We are Transitioning from one state to another …
As we transition from the Age of Information, or the internet of things and move into the Age of Engagement, have the challenges we faced on along the way changed? have they stayed the same? Or are they just getting harder?
Having run some of the largest contact centres in the UK, whilst some of the demand/contacts may have reduced as customers are doing it for themselves, such as basic queries or just checking on things, the challenges from the past 10 years are still prevalent with new trends emerging.
So why is this the case then?
An ever growing challenge that isn’t going to subside, is that we are always switched on, well almost if only our 4G network and train network wi-fi improved. At least 60% of UK adults use more than 2 devices. We therefore have much easier access to organisations if things go wrong.
Equally, as new and emerging consumer technologies continue to become a core part of our lives (I sit here typing this on my MacBook Air with my i-phone and i-pad sat in my handbag so I must need that i-watch surely?) which are accessible to all ages for a variety of different needs which are easy to use, with great product design (that isn’t just apple products, a lot of consumer electronics now meet this human need).
Along with next day delivery, now even same day delivery, for virtually anything becoming part of our shopping habits, are we just becoming intolerant of poor product and service design?
A day in the life of an ever typical customer?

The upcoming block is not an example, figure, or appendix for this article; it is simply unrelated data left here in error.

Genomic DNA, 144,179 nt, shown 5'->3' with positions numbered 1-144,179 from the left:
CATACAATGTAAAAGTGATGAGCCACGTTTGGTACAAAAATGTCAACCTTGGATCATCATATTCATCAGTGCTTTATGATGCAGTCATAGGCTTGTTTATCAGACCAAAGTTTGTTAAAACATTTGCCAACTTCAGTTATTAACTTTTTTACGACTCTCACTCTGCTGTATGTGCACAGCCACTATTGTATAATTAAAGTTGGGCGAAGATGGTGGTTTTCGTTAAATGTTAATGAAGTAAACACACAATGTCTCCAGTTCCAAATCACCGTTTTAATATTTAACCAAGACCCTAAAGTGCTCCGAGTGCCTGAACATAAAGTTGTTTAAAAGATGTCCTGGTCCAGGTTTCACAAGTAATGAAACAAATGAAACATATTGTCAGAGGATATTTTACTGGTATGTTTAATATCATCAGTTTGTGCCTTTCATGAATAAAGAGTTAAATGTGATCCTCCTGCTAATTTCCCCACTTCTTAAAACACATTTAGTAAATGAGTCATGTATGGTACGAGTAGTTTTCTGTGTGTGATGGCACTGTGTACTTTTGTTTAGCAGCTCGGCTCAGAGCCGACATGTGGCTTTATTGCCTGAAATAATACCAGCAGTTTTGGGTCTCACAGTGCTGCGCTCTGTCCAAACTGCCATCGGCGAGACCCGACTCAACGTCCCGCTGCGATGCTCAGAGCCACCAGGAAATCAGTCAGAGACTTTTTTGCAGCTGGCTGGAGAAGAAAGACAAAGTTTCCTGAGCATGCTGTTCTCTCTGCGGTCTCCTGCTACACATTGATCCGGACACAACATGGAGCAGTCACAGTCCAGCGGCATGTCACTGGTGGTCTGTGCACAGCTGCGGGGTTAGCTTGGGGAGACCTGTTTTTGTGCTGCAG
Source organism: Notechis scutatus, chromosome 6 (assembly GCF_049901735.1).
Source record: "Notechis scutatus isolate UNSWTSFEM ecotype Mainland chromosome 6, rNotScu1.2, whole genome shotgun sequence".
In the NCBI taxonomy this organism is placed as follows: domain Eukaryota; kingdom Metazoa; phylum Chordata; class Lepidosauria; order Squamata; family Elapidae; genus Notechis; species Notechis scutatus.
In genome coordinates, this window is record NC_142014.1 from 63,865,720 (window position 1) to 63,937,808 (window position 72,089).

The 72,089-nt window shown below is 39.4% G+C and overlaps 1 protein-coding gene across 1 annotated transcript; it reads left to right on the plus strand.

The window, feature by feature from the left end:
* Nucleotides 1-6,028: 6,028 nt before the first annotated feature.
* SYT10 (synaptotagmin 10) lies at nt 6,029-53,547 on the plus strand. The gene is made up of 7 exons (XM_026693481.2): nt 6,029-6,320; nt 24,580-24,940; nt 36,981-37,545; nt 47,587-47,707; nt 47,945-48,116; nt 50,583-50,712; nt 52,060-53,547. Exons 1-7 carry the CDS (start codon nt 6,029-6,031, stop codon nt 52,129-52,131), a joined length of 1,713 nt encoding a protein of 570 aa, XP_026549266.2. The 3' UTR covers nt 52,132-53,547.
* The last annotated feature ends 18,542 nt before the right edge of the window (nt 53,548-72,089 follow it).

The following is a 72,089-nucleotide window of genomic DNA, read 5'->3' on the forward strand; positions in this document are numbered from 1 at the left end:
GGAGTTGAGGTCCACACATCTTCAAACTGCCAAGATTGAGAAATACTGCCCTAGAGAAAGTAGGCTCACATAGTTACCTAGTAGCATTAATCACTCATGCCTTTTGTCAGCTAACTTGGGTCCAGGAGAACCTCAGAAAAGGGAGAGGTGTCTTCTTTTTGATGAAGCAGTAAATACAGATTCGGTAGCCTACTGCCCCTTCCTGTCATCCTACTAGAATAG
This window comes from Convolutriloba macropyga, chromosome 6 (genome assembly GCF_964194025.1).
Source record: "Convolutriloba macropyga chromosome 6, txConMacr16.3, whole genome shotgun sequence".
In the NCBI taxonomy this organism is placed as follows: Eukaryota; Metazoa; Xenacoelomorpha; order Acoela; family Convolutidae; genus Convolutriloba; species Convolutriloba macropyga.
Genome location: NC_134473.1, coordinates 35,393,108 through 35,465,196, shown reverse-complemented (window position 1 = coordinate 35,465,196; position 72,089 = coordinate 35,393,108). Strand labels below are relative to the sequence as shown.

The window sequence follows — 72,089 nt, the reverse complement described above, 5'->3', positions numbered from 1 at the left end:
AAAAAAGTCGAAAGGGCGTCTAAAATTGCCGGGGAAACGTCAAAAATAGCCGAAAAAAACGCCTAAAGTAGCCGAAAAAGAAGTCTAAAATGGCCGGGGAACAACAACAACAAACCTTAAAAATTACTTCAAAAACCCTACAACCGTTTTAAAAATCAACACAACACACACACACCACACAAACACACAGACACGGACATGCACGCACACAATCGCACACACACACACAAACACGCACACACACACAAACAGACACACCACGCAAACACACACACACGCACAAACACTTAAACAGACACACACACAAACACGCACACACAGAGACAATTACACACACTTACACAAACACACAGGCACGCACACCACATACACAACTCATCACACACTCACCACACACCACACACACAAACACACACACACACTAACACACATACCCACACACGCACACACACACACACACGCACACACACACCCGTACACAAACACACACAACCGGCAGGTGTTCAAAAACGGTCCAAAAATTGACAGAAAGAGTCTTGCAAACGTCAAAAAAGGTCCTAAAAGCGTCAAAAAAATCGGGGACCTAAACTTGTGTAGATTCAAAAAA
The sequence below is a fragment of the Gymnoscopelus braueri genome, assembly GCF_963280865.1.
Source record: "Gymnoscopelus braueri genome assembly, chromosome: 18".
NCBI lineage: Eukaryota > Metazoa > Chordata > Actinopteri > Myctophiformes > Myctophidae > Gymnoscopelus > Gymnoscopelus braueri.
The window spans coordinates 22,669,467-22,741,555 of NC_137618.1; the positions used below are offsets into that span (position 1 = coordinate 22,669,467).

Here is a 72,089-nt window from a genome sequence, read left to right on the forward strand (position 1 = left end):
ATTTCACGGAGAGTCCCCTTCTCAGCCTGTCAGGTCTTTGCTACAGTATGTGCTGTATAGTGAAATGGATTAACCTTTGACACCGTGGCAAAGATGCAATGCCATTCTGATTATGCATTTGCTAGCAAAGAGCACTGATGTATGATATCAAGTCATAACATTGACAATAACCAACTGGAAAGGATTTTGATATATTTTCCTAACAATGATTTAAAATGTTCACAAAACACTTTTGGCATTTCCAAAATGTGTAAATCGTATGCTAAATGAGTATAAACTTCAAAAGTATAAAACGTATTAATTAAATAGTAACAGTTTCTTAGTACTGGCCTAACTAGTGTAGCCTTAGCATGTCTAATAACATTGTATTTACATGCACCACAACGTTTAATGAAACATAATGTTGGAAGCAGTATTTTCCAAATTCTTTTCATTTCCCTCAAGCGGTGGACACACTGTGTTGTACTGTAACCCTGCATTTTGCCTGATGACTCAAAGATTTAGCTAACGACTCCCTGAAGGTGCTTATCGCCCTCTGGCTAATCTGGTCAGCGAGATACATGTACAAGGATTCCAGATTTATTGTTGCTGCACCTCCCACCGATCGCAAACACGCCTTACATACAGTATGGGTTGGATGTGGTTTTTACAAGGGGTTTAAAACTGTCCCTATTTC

So if we can check our smart phone 350 times a day, found out ‘near time’ information about: what our friends ate for dinner; how a family members (from the other side of the world) birthday celebration went; and what a random person we met at a conference thinks about everything. We can at the same time: book our holidays from our phones; order dinner to be delivered from a supermarket; purchase an electronic item through ‘click and collect’ for a drive through on the way home; and download a book that other people highly recommended. All whilst travelling to and from work!
Is this becoming more typical of our customers?
If we can do all this late afternoon on our way home, is it any wonder our service expectations are increasing?
So what are these external pressure points? What are the real challenges that customers are facing which in turn is causing pressure points on an organisation.
Trend one – Personalised Customer Interactions:
Everyone is talking about personalized customer interactions. If we think about that now, we just don’t tolerate stuff that’s not personal or relevant. We get far too much stuff in the post, far too many e-mails that we’re quick to hit the “Delete” button. Text messages we probably don’t even read anymore. So how do we almost stop that deleting or ignoring of things and make it feel real for customers? That’s trend one that’s coming through.
Very.co.uk recently launched personalised homepages which is expected to serve up 1.2m versions of their homepage growing to 3.5m different versions by the end of 2015, resulting in £20m growth in revenue through tailoring this to customers preferences and location. Read more about it here – personalised pages
Trend two – Multi-channel of everything:
Or Omni-channel as some like to refer to it. Again, how many of us now have these habits. I find myself watching TV whilst texting and doing a little bit of retail therapy on my iPad. We are fast becoming anytime, anyplace, anything. How do we deliver that ‘martini service’ for all our customers out there?